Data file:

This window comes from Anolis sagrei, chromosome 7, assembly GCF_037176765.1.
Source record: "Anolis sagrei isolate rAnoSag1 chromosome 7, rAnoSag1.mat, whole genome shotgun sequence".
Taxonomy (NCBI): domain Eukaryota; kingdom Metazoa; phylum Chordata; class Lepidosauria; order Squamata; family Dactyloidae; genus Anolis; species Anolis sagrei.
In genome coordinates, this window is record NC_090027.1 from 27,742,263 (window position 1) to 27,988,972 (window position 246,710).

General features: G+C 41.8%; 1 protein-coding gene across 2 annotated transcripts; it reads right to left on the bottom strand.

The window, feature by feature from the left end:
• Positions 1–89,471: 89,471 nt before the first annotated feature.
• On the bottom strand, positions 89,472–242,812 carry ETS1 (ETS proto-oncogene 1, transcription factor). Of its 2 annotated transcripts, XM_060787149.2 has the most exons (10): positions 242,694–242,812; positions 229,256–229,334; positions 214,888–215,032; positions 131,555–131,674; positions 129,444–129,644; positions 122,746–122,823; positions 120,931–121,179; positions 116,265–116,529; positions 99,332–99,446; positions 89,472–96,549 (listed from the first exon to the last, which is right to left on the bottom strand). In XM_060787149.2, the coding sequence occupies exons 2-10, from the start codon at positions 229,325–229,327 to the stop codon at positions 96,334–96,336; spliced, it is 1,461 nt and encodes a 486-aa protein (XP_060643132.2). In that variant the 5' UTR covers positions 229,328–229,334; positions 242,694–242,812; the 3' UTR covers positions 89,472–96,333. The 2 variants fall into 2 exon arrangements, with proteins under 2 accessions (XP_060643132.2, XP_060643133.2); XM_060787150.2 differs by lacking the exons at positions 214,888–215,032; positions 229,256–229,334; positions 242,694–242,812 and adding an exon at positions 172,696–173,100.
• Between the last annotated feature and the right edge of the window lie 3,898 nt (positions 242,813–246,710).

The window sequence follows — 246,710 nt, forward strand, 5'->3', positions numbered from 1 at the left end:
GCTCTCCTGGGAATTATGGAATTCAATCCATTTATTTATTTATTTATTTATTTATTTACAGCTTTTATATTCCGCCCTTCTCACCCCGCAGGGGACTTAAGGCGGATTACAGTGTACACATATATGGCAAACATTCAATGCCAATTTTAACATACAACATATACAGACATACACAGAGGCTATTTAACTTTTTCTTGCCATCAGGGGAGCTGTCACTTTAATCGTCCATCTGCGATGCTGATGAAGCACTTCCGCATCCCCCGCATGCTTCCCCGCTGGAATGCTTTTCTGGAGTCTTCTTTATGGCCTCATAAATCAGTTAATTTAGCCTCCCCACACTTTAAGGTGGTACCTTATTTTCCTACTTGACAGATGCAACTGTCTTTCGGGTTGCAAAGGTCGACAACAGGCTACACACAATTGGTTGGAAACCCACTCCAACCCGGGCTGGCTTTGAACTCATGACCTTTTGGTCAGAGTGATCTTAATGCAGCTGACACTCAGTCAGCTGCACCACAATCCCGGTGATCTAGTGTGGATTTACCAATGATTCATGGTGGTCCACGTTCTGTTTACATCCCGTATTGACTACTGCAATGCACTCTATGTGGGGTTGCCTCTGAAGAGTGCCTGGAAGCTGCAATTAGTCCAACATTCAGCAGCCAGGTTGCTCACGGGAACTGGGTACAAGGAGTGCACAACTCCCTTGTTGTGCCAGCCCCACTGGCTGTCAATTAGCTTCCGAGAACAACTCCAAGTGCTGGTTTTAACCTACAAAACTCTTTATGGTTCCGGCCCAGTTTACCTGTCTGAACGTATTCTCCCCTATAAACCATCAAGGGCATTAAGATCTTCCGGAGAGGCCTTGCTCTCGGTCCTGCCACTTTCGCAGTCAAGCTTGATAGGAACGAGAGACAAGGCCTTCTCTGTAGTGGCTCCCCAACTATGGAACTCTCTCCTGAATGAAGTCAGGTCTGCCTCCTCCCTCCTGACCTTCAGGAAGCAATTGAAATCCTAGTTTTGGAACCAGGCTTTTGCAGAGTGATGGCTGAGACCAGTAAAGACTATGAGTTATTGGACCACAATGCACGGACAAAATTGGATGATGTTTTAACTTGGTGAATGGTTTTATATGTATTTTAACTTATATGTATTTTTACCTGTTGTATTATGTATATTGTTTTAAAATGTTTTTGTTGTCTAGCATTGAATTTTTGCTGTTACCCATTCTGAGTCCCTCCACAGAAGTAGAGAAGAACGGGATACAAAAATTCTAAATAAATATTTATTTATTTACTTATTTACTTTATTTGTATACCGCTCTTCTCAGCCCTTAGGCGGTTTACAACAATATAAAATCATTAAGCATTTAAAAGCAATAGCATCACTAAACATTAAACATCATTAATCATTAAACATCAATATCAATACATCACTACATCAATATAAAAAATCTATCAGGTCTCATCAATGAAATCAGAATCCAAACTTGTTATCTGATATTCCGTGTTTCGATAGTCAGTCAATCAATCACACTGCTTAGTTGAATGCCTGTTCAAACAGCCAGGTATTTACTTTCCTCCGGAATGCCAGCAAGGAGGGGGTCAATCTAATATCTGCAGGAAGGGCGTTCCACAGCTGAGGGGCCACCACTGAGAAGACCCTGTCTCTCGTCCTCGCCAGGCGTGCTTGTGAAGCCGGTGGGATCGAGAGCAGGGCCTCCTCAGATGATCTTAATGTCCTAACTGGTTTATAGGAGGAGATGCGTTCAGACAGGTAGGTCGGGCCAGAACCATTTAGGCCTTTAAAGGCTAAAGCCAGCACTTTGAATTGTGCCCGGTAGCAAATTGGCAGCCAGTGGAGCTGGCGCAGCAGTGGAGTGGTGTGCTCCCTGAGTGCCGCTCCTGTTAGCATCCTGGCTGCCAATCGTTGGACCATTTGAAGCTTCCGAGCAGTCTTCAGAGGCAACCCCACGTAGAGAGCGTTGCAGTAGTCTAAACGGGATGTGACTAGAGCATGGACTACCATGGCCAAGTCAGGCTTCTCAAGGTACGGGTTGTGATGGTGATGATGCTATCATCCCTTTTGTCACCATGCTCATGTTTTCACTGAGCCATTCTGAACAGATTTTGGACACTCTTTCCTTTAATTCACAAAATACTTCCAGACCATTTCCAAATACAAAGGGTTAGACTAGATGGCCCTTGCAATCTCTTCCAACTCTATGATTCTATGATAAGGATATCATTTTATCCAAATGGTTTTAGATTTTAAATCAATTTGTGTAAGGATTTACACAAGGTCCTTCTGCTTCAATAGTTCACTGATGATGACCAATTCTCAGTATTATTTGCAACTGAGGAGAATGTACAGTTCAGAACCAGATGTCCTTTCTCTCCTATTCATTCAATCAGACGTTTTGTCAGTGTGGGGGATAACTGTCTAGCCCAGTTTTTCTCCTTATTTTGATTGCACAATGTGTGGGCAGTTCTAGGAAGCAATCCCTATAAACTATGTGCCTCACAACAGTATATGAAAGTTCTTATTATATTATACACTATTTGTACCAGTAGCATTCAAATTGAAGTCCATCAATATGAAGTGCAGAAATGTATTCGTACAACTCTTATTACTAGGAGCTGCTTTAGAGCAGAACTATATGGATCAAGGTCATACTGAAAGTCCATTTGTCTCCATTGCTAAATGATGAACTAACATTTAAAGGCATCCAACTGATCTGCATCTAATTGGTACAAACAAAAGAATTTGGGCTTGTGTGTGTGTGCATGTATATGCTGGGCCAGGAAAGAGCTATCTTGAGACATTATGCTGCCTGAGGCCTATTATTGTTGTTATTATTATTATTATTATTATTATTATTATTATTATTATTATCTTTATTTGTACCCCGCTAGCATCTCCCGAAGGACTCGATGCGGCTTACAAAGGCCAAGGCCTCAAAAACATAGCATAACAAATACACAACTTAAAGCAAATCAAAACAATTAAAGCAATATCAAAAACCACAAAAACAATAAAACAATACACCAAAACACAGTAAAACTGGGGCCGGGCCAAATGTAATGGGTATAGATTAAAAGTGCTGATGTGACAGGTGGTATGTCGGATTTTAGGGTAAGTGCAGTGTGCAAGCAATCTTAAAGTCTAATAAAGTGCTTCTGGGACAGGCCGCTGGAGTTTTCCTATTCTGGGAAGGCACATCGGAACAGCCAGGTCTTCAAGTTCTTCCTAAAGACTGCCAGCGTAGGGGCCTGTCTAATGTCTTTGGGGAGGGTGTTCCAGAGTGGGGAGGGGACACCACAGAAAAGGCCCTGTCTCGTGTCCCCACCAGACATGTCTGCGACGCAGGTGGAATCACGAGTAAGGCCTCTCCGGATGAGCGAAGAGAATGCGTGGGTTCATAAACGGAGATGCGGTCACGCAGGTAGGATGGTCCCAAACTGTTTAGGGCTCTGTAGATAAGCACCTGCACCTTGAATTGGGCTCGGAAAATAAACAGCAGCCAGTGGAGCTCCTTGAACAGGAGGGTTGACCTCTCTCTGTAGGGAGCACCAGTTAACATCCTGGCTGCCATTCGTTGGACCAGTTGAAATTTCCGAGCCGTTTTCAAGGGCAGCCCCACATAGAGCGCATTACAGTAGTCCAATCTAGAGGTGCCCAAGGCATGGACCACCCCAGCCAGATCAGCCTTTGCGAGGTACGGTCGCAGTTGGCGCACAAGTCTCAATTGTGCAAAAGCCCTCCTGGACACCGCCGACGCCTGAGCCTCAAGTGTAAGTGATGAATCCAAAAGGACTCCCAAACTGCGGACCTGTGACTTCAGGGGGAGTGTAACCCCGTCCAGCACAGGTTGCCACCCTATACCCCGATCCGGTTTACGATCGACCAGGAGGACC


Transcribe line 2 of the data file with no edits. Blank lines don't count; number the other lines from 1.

Source record: "Anolis sagrei isolate rAnoSag1 chromosome 7, rAnoSag1.mat, whole genome shotgun sequence".